In theory plantar fasciitis occurs due to irritation of the thick tissue that forms the arch of the foot. This is one of the main transmitters of weight on the foot while walking or running. Therefore, the stress placed on this tissue is extraordinary.
You have a higher risk of developing plantar fasciitis if you are overweight or obese. This is due to the increased pressure on the ligaments of the plantar fascia, especially if you have a sudden weight gain. Pregnant women often suffer from plantar fasciitis, especially during late pregnancy.
Athletes who run long distances are more likely to develop problems with the plantar fascia.
Also at risk are people who have a very active job, which involves standing for a long time, such as working in a factory or restaurant waiter. Active men and women between the ages of 40 and 70 are at the highest risk for plantar fasciitis.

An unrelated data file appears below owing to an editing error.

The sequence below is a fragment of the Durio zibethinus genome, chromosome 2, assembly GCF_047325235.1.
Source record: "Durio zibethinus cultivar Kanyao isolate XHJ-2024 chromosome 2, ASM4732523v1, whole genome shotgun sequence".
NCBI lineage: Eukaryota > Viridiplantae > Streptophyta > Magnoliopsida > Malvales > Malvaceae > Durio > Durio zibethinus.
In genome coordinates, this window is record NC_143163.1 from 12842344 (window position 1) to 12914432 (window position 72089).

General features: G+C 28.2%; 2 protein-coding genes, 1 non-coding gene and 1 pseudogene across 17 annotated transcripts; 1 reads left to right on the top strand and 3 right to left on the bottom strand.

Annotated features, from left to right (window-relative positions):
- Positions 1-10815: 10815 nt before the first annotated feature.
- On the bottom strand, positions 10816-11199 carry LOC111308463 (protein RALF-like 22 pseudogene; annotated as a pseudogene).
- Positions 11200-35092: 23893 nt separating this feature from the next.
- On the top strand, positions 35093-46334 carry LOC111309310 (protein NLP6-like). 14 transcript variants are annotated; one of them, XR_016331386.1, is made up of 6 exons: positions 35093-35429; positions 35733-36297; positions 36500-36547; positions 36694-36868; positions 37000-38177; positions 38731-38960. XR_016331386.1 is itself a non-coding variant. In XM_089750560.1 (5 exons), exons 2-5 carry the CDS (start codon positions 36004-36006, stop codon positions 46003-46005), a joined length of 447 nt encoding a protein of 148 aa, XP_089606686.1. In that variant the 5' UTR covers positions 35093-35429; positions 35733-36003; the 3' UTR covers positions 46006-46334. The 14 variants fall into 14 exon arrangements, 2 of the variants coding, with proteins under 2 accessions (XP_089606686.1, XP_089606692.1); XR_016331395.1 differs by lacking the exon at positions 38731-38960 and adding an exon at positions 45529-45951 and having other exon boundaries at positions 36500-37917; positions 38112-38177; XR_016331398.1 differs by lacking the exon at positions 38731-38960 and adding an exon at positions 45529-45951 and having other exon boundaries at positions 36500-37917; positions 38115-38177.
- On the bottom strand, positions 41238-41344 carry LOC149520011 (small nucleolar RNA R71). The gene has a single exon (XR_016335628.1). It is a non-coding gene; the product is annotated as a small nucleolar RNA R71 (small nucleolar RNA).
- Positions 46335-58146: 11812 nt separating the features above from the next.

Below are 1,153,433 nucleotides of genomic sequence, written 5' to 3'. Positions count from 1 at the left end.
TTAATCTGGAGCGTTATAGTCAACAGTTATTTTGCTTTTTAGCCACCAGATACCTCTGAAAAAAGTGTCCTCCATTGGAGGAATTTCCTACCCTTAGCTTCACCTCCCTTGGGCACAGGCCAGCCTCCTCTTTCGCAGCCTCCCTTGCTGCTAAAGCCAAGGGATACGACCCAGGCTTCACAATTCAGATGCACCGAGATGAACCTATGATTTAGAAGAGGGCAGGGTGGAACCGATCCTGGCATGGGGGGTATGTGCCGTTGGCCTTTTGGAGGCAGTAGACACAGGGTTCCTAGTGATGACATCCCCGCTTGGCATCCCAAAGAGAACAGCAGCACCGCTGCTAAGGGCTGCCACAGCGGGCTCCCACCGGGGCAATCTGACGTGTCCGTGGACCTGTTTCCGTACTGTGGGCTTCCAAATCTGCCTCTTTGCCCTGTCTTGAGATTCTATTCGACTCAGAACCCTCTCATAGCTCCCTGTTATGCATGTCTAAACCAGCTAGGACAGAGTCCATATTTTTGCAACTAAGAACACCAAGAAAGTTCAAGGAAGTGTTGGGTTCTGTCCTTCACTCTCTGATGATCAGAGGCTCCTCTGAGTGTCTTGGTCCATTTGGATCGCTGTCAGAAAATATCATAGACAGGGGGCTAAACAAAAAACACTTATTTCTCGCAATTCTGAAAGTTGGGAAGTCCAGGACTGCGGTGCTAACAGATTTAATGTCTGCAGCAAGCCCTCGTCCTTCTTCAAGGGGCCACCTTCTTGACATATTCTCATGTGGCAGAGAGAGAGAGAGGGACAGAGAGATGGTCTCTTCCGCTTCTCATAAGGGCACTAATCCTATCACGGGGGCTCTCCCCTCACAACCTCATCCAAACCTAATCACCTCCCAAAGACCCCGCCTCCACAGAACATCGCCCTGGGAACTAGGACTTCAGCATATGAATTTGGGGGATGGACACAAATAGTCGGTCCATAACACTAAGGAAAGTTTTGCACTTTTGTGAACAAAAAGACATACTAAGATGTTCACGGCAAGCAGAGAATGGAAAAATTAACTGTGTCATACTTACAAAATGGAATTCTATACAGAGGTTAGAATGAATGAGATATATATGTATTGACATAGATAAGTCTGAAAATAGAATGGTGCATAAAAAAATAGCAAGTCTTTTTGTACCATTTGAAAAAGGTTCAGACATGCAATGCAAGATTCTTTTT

If you have structural foot problems, such as a very high arch or very flat feet, you may develop plantar fasciitis. A tense Achilles tendon can also lead to plantar fascia pain. Simply wearing shoes with soft soles and inappropriate arch support can also lead to plantar fasciitis.
Complications of plantar fasciitis
Ignoring the plantar fasciitis can lead to very chronic pain that will impede normal activities. Changing the way you move to minimize specific plantar fasciitis pain can lead to foot, knee, hip or back problems.